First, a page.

John Kerry, for instance, talked endlessly of “global solutions” and UN inclusion in US policy and acted as if using our military was anathema to his principles unless the UN told us to do so. He relied on his somewhat shaky service as an officer in Viet Nam to cement his bona fides as a true military supporter, yet talked against military usage the whole campaign. This was his attempt to satisfy both the far, anti-military left and the general, conservative Democrat voter.


It didn’t work very well.


But, Hillary’s tactic is more interesting. She isn’t making the slightest attempt to ally the fears of the far left. She is forging ahead and aiming solely for the middle of the road voter. With her hawkish stance she is trying to gain the support of both the conservative Democrats and those only loosely aligned with the GOP.


So, what about the leftist, Democratic base, those Democrats that hate the military, or at least hate the use of it? How can she go forward without their support?


She obviously feels that she has the room to ignore her base, the extreme left, because it seems she believes that they will vote for her no matter what she does. She has taken them for granted and is ignoring their concerns. (Hence why the Cindy Sheehans and the DailyKos types are calling for Hillary’s head on a pike)


But the danger she faces as a candidate is the primaries. If enough other Democratic challengers do pander to the left and make any headway doing it, it will have to drag Hillary leftward in the primaries as she faces those opponents. This will damage her drive to the middle because those who began to think her strong on the military will see that it was just a façade when she veers to the left during the primaries. And they won’t believe her when she tries to veer back to the center again if she comes out the winner after the primaries. She will come out damaged goods to the great middle.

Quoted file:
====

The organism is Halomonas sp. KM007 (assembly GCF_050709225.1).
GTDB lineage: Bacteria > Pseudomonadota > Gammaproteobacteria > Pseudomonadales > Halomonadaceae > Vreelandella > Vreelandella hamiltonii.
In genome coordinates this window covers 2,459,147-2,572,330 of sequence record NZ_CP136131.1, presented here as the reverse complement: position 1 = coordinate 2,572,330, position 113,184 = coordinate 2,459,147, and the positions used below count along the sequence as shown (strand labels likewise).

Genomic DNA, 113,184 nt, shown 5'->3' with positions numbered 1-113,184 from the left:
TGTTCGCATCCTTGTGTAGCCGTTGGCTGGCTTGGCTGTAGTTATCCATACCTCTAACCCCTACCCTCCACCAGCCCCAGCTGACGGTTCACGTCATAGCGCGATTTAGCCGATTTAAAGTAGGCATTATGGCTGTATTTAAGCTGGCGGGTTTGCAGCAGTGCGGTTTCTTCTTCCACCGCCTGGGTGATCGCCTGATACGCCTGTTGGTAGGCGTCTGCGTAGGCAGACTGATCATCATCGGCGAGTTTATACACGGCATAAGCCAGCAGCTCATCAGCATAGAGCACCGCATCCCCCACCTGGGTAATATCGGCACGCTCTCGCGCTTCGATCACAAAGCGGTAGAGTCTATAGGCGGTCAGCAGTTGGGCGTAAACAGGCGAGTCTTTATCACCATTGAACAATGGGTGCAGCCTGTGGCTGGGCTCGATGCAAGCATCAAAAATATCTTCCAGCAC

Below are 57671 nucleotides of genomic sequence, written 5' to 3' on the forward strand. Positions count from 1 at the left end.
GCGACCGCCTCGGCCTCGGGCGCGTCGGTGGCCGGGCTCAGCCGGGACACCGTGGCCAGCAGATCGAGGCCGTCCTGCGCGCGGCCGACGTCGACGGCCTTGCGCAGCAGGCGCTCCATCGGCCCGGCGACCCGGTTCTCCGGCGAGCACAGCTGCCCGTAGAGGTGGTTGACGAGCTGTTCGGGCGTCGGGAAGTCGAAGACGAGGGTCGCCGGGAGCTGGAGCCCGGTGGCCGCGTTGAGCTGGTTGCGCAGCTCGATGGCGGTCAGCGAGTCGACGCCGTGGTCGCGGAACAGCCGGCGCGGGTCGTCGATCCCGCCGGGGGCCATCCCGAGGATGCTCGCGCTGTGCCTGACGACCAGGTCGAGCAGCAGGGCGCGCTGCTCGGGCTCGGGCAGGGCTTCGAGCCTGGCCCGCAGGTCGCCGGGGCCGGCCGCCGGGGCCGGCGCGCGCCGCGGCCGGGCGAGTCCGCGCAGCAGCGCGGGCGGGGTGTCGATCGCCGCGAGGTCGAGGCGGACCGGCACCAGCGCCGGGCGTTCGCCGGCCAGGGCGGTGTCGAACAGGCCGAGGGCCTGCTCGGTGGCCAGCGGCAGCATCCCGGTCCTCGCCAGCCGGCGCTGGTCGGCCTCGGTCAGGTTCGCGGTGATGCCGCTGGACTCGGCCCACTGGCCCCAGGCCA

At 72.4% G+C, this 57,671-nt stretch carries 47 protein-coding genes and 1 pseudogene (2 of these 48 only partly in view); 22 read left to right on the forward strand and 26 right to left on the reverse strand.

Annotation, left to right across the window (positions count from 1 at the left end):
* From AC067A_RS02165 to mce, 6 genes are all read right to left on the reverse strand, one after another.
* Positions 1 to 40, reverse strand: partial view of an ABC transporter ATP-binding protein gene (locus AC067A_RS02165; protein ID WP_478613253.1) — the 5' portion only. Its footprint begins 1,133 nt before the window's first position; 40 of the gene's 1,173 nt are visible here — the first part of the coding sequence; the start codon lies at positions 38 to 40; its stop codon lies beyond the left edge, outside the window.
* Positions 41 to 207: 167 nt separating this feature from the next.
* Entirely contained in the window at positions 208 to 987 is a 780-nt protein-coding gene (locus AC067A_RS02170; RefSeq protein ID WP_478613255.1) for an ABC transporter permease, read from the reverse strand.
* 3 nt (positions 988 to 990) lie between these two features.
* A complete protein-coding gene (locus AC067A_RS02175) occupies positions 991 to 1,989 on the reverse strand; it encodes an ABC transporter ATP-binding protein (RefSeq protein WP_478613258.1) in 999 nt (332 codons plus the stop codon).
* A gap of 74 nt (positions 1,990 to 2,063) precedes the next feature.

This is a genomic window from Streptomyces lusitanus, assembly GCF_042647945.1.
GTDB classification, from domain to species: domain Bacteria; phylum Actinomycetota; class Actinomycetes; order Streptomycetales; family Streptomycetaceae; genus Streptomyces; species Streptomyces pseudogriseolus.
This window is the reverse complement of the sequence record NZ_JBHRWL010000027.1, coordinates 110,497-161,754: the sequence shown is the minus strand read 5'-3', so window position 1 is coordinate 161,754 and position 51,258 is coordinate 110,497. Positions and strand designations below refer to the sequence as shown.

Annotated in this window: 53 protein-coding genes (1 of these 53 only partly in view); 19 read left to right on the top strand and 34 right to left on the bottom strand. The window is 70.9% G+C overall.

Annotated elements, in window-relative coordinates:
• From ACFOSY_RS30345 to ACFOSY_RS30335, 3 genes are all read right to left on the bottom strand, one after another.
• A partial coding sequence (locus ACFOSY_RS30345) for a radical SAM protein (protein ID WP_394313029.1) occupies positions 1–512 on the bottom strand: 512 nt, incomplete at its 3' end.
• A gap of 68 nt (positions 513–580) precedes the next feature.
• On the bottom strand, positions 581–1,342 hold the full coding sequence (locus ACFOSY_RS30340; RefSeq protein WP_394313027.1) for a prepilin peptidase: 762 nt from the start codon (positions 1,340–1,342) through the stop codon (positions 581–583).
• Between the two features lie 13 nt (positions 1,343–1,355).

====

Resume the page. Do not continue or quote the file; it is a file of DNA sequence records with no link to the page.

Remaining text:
But, as we stand right now, Hillary is not only taking her base utterly for granted, she is assuming that her challengers will be so weak as not to damage her current campaign tactics.


And, I cannot say that she is wrong to assume that the far, extreme left will vote for her no matter what she stands for when all is said and done. The Democrats have historically shown a far more reliable penchant for supporting the Party no matter the candidate than have the Republicans. When Republicans are not happy with a candidate, they don’t vote. (H.W.Bush against Clinton or Dole against Clinton just for two examples). On the GOP side, only Reagan really ever received a large Democratic cross over vote in the past.*


So, it might just be a good move for Hillary to assume that she has the base locked up despite her servicing that constituency with her rhetoric. It might just work for her to aim her moves solely at the centrists.


But, let’s hope she is wrong on both counts.


* Nixon also got a large Democrat crossover vote in 1972, but that was less because of Nixon than it was because the democrats picked a complete nut case in the personage of George McGovern as the candidate. McGovern was one time when the Democrats deserted the Party in droves… and rightfully so.